Thomson's Plum Pudding Model

Thomson knew that atoms are neutral in electric charge. So how could atoms contain negative particles? Thomson thought that the rest of the atom must be positive to cancel out the negative charge. He said that an atom is like a plum pudding, which has plums scattered through it. That’s why Thomson’s model of the atom is called the plum pudding model. You can see it in Figure below. It shows the atom as a sphere of positive charge (the pudding) with negative electrons (the plums) scattered through it.

Thomson’s atomic model includes negative electrons in a "sea" of positive charge.

Rutherford Finds the Nucleus

A physicist from New Zealand named Ernest Rutherford made the next major discovery about atoms. He discovered the nucleus. You can watch a video about Rutherford and his discovery at this URL: http://www.youtube.com/watch?v=wzALbzTdnc8 (3:28).

Rutherford's Gold Foil Experiments

In 1899, Rutherford discovered that some elements give off positively charged particles. He named them alpha particles (\alpha). In 1911, he used alpha particles to study atoms. He aimed a beam of alpha particles at a very thin sheet of gold foil. Outside the foil, he placed a screen of material that glowed when alpha particles struck it.

Rutherford shot a beam of positive alpha particles at thin gold foil.

If Thomson’s plum pudding model were correct, the alpha particles should be deflected a little as they passed through the foil. Why? The positive "pudding" part of gold atoms would slightly repel the positive alpha particles. This would cause the alpha particles to change course. But Rutherford got a surprise. Most of the alpha particles passed straight through the foil as though they were moving through empty space. Even more surprising, a few of the alpha particles bounced back from the foil as though they had struck a wall. This is called back scattering. It happened only in very small areas at the centers of the gold atoms.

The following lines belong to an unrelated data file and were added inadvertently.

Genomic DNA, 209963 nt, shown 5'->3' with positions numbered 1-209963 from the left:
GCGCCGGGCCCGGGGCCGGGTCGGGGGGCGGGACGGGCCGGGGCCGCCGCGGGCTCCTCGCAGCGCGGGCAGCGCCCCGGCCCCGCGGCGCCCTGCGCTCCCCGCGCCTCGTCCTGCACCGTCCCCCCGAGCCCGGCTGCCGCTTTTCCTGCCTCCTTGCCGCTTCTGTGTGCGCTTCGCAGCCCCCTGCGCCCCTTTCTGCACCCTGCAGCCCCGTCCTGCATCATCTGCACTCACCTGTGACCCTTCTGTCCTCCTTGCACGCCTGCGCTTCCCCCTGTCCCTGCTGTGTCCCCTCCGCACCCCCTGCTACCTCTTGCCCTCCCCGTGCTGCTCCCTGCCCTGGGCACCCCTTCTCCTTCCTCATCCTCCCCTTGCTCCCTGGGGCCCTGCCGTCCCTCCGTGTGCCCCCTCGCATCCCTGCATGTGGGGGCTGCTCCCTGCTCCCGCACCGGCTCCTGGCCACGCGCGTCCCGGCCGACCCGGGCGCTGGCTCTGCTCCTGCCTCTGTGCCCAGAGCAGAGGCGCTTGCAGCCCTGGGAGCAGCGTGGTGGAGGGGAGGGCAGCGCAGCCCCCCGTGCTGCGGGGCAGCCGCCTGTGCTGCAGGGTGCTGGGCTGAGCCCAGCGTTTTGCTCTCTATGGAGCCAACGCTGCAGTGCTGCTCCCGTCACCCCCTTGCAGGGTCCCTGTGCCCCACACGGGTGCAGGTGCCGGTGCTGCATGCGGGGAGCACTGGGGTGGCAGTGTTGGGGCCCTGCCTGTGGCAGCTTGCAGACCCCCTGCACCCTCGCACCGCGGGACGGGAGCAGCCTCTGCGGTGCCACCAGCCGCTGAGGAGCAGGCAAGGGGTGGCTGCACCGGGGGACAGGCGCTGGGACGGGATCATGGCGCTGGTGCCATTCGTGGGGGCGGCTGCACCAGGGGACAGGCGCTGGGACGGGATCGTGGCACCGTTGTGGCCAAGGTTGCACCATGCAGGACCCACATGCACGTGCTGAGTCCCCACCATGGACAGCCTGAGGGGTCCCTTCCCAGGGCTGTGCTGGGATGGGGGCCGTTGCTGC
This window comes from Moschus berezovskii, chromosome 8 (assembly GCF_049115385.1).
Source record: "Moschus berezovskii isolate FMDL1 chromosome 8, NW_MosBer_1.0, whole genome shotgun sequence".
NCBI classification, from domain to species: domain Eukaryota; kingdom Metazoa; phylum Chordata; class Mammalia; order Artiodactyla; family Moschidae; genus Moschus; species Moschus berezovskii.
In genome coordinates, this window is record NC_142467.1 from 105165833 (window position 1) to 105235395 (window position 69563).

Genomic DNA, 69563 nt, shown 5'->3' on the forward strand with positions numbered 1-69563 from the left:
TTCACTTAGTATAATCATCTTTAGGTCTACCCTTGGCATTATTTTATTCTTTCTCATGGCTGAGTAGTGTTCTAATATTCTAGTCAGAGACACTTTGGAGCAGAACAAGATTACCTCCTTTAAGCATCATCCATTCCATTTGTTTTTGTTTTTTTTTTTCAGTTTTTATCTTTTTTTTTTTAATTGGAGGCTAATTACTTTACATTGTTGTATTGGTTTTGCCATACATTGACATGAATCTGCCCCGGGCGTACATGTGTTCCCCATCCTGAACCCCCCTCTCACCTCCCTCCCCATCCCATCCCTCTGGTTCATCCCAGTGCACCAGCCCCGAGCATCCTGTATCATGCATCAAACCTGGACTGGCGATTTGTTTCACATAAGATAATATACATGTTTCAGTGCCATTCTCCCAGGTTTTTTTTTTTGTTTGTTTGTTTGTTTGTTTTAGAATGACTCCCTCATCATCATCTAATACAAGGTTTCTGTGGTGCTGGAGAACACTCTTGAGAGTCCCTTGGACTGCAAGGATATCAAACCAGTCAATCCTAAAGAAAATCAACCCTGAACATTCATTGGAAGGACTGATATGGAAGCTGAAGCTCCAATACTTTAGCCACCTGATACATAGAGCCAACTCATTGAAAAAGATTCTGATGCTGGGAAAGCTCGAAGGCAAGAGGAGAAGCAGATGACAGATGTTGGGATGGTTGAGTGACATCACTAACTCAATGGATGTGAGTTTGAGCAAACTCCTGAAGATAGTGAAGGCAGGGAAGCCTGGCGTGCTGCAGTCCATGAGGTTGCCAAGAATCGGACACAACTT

The Nucleus and Its Particles

Based on his results, Rutherford concluded that all the positive charge of an atom is concentrated in a small central area. He called this area the nucleus. Rutherford later discovered that the nucleus contains positively charged particles. He named the positive particles protons. Rutherford also predicted the existence of neutrons in the nucleus. However, he failed to find them. One of his students, a physicist named James Chadwick, went on to discover neutrons in 1932. You learn how at this URL: http://www.light-science.com/chadwick.html.

Rutherford's Atomic Model

Rutherford’s discoveries meant that Thomson’s plum pudding model was incorrect. Positive charge is not spread out everywhere in an atom. It is all concentrated in the tiny nucleus. The rest of the atom is empty space, except for the electrons moving randomly through it. In Rutherford’s model, electrons move around the nucleus in random orbits. He compared them to planets orbiting a star. That’s why Rutherford’s model is called the planetary model. You can see it in Figure below.

This model shows Rutherford’s idea of the atom. How does it compare with Thomson’s plum pudding model?

Lesson Summary

  • Around 450 B.C., the Greek philosopher Democritus introduced the idea of the atom. However, the idea was essentially forgotten for more than 2000 years.
  • In 1800, John Dalton re-introduced the atom. He provided evidence for atoms and developed atomic theory. His theory is essentially correct. However, he incorrectly thought that atoms are the smallest particles of matter.
  • In 1897, J.J. Thomson discovered electrons. He proposed the plum pudding model of the atom. In this model, negative electrons are scattered throughout a "sea" of positive charge.
  • In 1911, Ernest Rutherford discovered the nucleus. He later discovered protons as well. Rutherford thought that electrons randomly orbit the nucleus.

Lesson Review Questions


  1. State Democritus’s ideas about the atom.
  2. What evidence did Dalton use to argue for the existence of atoms?
  3. State Dalton’s atomic theory.
  4. Describe how Thomson discovered electrons.

Apply Concepts

  1. Create sketches to compare and contrast Thomson’s and Rutherford’s models of the atom.

Think Critically

  1. Based on Rutherford’s work, use evidence and reasoning to argue for the existence of the nucleus.

Points to Consider

In this lesson, you read how models of the atom changed as scientists discovered the particles that make up atoms. In the next lesson, "Modern Atomic Theory," you will read how Rutherford’s model was revised as scientists learned even more about electrons. For example, they discovered that electrons do not travel around the nucleus in random orbits as Rutherford thought.

  • Can you predict how electrons might move around the nucleus?
  • How might Rutherford’s model be changed to show this?

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Date Created:

Apr 20, 2012

Last Modified:

Apr 09, 2014